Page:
The Speed Art Museum is hosting “Going for the Gold: Selections from the Kebric Olympic Collection,” an exhibit of Olympic memorabilia from the private collection of Robert Kebric, professor of ancient Greek and Roman history and of the Olympic Games at the University of Louisville.
Kebric has taught a course on the ancient and modern Olympics for 25 years and is offering the collection as a way to allow Louisvillians to experience and celebrate the games from afar.
The exhibit includes posters from the games in Berlin (1936), Rome (1960), Munich (1972) and Atlanta (1996) and torches from Mexico City (1968), Sydney (2000) and Moscow (1980).
The Moscow torch is one of the most significant that he has acquired because as the “number one torch,” it was the first torch – lit at Olympia, Greece, to begin the relay to Moscow.
“It’s pretty special,” he said.
Other items in the collection are reminders of some of the significant historic Olympics events. The 2000 Sydney Games’ torch, for instance, is a reminder of the gold-medal performance by sprinter Cathy Freeman, an Australian Aborigine, in the women’s 400 meters.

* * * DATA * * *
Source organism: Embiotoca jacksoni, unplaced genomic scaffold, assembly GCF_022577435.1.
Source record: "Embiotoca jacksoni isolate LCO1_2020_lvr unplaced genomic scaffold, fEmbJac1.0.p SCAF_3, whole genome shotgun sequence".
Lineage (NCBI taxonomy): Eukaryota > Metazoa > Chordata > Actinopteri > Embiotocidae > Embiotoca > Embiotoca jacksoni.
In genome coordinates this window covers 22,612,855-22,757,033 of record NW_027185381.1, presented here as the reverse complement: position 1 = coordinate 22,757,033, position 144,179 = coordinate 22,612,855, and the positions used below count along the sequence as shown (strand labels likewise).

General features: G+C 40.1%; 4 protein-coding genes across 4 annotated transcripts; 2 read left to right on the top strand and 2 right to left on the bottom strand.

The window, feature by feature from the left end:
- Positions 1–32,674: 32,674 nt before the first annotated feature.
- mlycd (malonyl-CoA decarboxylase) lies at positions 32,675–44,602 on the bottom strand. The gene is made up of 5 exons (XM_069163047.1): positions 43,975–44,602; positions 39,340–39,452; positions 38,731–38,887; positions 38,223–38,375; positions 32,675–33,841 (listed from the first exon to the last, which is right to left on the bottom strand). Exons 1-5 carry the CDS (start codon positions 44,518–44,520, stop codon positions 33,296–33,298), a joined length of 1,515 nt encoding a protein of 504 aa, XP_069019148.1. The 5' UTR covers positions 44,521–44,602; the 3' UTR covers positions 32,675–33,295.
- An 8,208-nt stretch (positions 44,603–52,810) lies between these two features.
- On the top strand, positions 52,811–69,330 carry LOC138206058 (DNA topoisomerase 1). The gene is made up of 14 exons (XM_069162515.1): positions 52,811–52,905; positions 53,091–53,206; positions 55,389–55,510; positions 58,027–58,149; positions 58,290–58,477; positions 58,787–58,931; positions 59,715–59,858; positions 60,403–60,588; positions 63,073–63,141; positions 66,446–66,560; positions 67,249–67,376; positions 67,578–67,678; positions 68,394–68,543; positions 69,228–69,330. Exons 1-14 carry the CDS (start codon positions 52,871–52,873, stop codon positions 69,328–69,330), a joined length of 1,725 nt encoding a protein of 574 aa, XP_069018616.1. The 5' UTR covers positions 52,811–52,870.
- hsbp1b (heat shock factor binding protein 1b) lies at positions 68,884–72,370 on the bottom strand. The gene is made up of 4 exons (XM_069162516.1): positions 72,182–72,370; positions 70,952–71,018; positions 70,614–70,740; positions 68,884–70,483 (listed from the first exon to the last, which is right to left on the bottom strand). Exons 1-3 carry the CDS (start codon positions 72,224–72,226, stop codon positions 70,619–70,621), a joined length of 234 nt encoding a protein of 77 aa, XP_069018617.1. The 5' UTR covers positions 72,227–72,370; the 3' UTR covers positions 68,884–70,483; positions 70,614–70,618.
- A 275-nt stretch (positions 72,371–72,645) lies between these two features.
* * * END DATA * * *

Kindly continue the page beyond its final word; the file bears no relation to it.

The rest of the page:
“Cathy Freeman won and the whole stadium with 110,000 people just went bananas,” said Kebric, who attended those Games. “It was a historic moment in Australian history. It wasn’t just an athletic event; it was the first time the Australians had something in common. It was unifying for them. It was a great sports moment for me, also. “
Kebric and the Speed Art Museum recently received a letter from the Wenlock Olympian Society in England, congratulating them on the exhibit. The society, founded in 1850, by William Penny Brookes, held the first revival of the Olympic Games in 1850 and served as the inspiration for the modern Olympic movement. The 2012 London Games’ mascot — Wenlock — commemorates Brookes’ efforts.
For much of the time the exhibit is open, Kebric will be at the London Olympics — his seventh. He’ll also participate in an Olympics-related conference at Oxford University, present a paper on the Olympics at an international conference at the University of London and complete research on another project while in England.
The exhibit is open until Aug. 26 and is included in museum admission. UofL faculty, staff and students have free admission to the Speed.